Identification of a Novel Ester Obtained during Isolation of C80 (“ARN”) Tetraprotic Acids from an Oilfield Pipeline Deposit
journal contributionposted on 16.12.2015, 17:42 by P. A. Sutton, B. E. Smith, D. Waters, S. J. Rowland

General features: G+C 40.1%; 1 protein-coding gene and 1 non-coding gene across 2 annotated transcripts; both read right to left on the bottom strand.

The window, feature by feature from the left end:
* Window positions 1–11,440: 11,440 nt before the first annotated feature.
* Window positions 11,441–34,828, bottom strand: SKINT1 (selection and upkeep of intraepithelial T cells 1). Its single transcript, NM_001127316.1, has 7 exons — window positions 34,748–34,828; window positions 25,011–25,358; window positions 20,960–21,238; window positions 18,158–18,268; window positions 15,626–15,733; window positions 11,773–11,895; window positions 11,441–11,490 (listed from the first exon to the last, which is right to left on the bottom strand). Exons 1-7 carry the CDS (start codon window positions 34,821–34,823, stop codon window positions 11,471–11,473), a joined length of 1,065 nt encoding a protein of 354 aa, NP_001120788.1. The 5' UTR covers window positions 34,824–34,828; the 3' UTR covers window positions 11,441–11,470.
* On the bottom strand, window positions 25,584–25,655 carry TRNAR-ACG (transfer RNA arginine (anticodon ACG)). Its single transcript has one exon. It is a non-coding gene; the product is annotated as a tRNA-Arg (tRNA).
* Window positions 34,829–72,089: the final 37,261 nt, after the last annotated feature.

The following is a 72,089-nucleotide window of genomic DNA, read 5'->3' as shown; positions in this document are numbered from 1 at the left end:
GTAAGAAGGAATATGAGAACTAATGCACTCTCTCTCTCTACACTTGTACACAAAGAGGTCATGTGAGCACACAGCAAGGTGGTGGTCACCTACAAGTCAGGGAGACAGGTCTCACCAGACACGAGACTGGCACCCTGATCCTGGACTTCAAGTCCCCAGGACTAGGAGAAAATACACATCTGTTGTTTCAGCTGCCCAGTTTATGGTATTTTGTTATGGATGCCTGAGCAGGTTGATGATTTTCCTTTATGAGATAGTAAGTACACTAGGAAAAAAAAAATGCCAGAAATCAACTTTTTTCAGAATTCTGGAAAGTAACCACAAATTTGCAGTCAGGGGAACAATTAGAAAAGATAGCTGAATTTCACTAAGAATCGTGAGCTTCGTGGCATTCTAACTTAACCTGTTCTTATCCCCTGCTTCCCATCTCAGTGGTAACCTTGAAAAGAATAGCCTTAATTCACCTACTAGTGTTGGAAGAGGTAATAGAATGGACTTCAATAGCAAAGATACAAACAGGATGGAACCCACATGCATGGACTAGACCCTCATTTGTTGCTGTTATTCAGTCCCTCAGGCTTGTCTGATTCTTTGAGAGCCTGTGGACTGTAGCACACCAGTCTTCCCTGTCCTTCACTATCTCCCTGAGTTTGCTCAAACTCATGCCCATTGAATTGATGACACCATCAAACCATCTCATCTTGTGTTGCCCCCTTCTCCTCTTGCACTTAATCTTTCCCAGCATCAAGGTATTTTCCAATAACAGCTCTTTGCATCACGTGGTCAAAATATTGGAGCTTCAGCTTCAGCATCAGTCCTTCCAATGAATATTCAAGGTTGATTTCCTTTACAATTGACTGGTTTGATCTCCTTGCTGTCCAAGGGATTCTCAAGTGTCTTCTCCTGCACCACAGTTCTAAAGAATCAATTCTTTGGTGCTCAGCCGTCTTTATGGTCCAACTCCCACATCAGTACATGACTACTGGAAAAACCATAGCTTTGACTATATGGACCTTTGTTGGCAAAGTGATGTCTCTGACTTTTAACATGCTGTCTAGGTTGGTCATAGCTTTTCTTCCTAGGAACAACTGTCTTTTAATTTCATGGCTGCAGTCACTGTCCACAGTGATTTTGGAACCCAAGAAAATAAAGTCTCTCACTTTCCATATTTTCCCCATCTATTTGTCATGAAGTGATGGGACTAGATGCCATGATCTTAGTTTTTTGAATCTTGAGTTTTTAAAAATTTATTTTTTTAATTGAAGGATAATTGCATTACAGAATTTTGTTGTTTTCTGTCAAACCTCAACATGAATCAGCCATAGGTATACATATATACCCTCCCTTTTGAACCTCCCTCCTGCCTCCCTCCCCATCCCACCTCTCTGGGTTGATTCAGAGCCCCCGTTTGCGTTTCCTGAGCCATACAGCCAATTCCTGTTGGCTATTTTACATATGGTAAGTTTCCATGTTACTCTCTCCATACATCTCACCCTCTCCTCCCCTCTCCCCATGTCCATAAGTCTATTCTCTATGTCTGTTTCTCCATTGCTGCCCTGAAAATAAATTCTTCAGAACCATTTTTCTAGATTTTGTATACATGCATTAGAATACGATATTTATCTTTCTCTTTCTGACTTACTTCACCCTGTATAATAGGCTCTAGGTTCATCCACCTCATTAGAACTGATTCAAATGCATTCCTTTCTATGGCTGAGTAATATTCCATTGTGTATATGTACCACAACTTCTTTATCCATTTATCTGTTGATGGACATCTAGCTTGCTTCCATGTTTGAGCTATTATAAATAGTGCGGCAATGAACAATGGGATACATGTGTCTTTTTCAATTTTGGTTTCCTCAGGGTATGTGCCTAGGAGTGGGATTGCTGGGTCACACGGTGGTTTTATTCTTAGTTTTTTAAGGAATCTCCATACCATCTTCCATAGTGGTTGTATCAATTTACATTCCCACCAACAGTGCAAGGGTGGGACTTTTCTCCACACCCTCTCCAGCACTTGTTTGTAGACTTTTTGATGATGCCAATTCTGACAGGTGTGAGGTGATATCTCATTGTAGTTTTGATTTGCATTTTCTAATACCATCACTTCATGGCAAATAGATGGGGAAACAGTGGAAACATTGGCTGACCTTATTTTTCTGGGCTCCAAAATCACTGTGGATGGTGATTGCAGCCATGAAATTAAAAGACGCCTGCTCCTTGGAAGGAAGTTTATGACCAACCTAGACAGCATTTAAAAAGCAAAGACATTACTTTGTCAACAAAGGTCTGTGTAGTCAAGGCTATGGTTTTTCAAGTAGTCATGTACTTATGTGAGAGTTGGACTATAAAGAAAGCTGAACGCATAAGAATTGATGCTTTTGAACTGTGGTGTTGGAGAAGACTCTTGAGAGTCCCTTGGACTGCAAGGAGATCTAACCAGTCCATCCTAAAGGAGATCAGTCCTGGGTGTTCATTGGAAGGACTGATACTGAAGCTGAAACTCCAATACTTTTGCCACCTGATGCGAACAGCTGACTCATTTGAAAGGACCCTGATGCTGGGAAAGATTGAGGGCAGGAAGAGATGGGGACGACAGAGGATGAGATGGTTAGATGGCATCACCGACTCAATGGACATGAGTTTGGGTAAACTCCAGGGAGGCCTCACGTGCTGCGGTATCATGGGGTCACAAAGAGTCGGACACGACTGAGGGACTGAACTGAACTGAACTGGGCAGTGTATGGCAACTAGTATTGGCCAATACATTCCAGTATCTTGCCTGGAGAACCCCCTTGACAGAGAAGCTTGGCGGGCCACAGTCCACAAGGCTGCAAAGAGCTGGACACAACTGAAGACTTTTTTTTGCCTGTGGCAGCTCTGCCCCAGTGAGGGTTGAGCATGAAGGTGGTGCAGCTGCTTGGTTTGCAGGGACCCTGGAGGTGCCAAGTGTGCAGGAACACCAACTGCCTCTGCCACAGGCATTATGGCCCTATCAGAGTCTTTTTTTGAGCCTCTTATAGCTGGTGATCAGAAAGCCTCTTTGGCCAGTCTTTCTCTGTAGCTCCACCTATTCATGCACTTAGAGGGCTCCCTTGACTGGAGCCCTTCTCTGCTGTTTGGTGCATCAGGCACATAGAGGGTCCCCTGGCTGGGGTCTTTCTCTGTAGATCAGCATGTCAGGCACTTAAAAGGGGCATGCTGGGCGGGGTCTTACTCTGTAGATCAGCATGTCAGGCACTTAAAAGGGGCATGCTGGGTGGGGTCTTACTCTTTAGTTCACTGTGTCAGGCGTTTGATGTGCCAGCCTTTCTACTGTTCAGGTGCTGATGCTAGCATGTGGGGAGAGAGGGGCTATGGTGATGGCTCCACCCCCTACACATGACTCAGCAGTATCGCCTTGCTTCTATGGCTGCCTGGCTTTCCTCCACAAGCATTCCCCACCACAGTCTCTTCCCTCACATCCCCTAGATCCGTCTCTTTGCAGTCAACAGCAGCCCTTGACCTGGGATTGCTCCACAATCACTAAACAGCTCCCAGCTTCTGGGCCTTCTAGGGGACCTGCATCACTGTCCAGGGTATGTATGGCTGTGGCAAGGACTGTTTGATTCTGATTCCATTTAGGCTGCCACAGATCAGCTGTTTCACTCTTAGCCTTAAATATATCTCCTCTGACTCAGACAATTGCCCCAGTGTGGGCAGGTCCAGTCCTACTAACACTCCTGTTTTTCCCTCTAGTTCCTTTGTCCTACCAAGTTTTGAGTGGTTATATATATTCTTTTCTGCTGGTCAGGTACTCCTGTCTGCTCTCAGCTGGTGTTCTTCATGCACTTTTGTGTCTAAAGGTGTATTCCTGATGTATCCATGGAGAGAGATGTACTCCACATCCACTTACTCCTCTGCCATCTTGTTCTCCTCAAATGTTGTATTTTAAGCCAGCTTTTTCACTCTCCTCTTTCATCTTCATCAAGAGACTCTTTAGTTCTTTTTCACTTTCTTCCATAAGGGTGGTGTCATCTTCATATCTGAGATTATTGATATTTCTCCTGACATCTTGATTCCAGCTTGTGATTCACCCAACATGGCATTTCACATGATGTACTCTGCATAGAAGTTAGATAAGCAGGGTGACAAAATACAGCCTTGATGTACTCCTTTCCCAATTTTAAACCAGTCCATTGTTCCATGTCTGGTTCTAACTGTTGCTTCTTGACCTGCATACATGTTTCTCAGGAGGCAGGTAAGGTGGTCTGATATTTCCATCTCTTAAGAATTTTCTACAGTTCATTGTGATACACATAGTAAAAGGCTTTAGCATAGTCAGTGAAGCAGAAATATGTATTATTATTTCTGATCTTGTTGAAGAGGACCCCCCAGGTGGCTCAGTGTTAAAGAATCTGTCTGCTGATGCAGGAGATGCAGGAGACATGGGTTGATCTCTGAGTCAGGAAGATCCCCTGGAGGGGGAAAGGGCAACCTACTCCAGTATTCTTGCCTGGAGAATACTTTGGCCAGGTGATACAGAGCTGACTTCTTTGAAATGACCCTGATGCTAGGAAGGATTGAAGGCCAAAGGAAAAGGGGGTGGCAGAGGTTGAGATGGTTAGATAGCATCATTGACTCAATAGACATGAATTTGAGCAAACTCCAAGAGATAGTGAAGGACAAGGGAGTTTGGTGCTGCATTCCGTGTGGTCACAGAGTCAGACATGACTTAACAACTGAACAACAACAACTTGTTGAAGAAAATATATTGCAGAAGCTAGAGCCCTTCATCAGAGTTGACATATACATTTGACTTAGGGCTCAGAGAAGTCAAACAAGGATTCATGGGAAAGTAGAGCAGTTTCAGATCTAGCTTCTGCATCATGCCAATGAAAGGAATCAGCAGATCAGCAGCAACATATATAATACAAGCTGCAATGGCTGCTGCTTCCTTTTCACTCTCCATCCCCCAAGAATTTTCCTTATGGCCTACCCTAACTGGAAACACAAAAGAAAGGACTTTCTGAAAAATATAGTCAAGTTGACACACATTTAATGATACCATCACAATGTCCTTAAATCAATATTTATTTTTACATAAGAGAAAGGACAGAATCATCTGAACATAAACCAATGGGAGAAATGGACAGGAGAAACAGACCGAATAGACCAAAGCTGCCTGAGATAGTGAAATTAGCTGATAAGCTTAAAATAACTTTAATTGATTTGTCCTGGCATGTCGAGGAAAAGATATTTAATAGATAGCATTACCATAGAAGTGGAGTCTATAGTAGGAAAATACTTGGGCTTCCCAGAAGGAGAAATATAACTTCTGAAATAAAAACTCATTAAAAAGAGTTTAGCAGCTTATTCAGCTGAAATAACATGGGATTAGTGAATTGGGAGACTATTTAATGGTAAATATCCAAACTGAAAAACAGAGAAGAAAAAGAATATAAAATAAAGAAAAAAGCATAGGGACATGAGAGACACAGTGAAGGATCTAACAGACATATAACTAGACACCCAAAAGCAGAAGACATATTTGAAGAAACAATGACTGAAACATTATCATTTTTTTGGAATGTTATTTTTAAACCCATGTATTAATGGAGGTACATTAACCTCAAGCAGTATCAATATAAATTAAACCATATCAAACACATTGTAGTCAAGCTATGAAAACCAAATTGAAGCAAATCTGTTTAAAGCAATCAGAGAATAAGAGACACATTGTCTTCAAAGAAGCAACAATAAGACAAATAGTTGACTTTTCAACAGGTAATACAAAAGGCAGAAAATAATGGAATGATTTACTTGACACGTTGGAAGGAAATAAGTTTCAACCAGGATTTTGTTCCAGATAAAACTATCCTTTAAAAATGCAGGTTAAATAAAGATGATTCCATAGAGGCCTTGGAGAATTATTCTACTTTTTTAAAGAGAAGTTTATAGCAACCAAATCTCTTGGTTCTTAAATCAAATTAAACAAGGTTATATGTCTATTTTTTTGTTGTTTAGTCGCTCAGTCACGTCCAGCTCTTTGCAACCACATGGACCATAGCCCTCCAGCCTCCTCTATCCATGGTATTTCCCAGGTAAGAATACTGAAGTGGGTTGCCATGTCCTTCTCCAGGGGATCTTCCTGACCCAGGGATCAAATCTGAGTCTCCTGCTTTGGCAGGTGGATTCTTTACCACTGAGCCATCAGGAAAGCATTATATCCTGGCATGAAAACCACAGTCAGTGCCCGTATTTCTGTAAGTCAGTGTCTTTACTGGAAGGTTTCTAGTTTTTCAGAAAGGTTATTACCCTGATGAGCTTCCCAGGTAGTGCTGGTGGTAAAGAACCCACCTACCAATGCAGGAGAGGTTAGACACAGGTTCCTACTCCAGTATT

Solid deposits in some oilfield pipelines and oil-processing equipment include calcium salts of C80−82 polycyclic tetracarboxylic acids (“ARN” acids) probably originating from Archaea. It is thought that such deposits form once calcium in seawater comes into contact with crude oils containing the acids, under relevant conditions. The deposits may cause restriction or blockage of pipelines and equipment, with considerable consequent costs for downtime and cleaning. The accurate measurement of the concentrations of the acids in oils is an important requirement for the development of mathematical models for the prediction of the formation of oilfield deposits. We have now identified, in a deposit from one North Sea oilfield pipeline, in addition to the known C80−82 polycyclic tetracarboxylic acids, a hitherto unreported ester of C80 (“ARN”) acids. We report the evidence for the identification and suggest reasons for the occurrence of the ester. Quantitative analyses which exclude determination of such esters may underestimate the potential for oils to cause flow problems. Calculations for computer models based on such data might then be in error.